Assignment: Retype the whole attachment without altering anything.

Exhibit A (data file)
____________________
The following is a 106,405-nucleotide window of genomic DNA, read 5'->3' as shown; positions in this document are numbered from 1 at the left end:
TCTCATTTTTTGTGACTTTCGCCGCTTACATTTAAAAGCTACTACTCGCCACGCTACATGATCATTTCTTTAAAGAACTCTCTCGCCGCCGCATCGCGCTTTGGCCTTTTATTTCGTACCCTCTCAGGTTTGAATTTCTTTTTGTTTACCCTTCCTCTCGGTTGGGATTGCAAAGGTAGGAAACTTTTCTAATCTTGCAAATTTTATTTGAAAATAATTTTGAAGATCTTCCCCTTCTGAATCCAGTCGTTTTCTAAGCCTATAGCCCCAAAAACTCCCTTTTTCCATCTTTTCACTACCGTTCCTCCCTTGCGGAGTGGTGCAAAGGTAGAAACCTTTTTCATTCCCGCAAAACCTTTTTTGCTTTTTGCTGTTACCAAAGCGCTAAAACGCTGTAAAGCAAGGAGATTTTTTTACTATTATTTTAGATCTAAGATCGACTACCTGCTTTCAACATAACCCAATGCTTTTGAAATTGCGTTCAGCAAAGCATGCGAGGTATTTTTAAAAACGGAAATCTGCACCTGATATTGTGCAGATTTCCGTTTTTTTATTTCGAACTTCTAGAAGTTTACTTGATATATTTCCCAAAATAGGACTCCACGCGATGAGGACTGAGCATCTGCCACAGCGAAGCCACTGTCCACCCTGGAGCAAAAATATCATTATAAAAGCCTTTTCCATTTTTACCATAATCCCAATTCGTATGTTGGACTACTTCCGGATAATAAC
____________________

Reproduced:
The following is a 106,405-nucleotide window of genomic DNA, read 5'->3' as shown; positions in this document are numbered from 1 at the left end:
TCTCATTTTTTGTGACTTTCGCCGCTTACATTTAAAAGCTACTACTCGCCACGCTACATGATCATTTCTTTAAAGAACTCTCTCGCCGCCGCATCGCGCTTTGGCCTTTTATTTCGTACCCTCTCAGGTTTGAATTTCTTTTTGTTTACCCTTCCTCTCGGTTGGGATTGCAAAGGTAGGAAACTTTTCTAATCTTGCAAATTTTATTTGAAAATAATTTTGAAGATCTTCCCCTTCTGAATCCAGTCGTTTTCTAAGCCTATAGCCCCAAAAACTCCCTTTTTCCATCTTTTCACTACCGTTCCTCCCTTGCGGAGTGGTGCAAAGGTAGAAACCTTTTTCATTCCCGCAAAACCTTTTTTGCTTTTTGCTGTTACCAAAGCGCTAAAACGCTGTAAAGCAAGGAGATTTTTTTACTATTATTTTAGATCTAAGATCGACTACCTGCTTTCAACATAACCCAATGCTTTTGAAATTGCGTTCAGCAAAGCATGCGAGGTATTTTTAAAAACGGAAATCTGCACCTGATATTGTGCAGATTTCCGTTTTTTTATTTCGAACTTCTAGAAGTTTACTTGATATATTTCCCAAAATAGGACTCCACGCGATGAGGACTGAGCATCTGCCACAGCGAAGCCACTGTCCACCCTGGAGCAAAAATATCATTATAAAAGCCTTTTCCATTTTTACCATAATCCCAATTCGTATGTTGGACTACTTCCGGATAATAAC